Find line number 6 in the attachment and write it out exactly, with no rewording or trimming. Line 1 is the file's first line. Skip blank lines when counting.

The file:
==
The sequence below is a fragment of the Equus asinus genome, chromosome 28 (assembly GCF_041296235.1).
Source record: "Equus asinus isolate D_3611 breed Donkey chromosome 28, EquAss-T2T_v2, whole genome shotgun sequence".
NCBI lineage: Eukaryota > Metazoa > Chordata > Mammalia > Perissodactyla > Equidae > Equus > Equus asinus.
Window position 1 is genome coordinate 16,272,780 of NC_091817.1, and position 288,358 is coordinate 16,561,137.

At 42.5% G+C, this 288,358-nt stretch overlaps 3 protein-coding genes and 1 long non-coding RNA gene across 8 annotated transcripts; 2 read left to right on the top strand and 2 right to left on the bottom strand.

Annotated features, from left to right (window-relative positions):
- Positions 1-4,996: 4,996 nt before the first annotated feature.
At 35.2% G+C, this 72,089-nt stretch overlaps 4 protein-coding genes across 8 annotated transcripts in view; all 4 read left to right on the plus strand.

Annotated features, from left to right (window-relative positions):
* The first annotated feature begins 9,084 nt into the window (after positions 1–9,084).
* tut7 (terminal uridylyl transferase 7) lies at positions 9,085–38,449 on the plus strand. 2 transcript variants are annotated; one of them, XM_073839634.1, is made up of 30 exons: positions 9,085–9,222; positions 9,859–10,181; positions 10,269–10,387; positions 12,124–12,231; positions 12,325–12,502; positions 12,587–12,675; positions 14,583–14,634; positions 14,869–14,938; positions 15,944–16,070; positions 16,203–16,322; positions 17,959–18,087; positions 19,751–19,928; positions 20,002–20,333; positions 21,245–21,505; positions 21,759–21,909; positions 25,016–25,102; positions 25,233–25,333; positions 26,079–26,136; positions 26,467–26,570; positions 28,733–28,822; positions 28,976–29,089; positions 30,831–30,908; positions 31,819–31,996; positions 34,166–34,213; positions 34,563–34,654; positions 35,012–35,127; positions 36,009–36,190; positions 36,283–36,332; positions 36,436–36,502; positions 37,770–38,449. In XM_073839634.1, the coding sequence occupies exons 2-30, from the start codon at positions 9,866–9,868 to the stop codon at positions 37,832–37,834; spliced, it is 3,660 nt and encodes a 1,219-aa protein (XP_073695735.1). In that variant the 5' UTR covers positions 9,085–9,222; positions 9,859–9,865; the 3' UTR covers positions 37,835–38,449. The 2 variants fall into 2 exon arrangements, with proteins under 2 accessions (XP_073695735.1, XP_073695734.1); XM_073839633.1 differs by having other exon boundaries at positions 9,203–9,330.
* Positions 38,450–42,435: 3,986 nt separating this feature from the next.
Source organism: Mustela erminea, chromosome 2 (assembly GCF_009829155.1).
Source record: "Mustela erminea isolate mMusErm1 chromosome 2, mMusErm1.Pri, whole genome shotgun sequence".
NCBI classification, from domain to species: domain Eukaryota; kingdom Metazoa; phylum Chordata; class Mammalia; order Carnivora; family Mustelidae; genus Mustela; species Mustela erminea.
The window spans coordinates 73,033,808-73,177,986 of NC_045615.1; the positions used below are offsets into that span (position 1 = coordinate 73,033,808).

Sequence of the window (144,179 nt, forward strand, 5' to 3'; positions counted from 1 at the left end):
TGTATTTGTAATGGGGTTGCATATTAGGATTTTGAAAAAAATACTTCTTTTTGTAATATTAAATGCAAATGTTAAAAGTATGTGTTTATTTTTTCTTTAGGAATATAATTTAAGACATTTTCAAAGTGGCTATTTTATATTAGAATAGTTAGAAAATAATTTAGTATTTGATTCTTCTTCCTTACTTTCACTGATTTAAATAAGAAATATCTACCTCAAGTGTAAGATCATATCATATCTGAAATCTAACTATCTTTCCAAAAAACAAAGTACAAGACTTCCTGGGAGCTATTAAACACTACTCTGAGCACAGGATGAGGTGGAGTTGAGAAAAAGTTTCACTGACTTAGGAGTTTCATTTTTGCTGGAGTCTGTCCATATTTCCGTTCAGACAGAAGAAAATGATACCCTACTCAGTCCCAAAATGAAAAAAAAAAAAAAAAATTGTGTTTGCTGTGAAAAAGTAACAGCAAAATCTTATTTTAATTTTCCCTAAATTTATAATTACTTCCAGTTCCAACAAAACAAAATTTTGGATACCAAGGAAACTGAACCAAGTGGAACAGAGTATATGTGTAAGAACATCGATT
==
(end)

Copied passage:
Annotated features, from left to right (window-relative positions):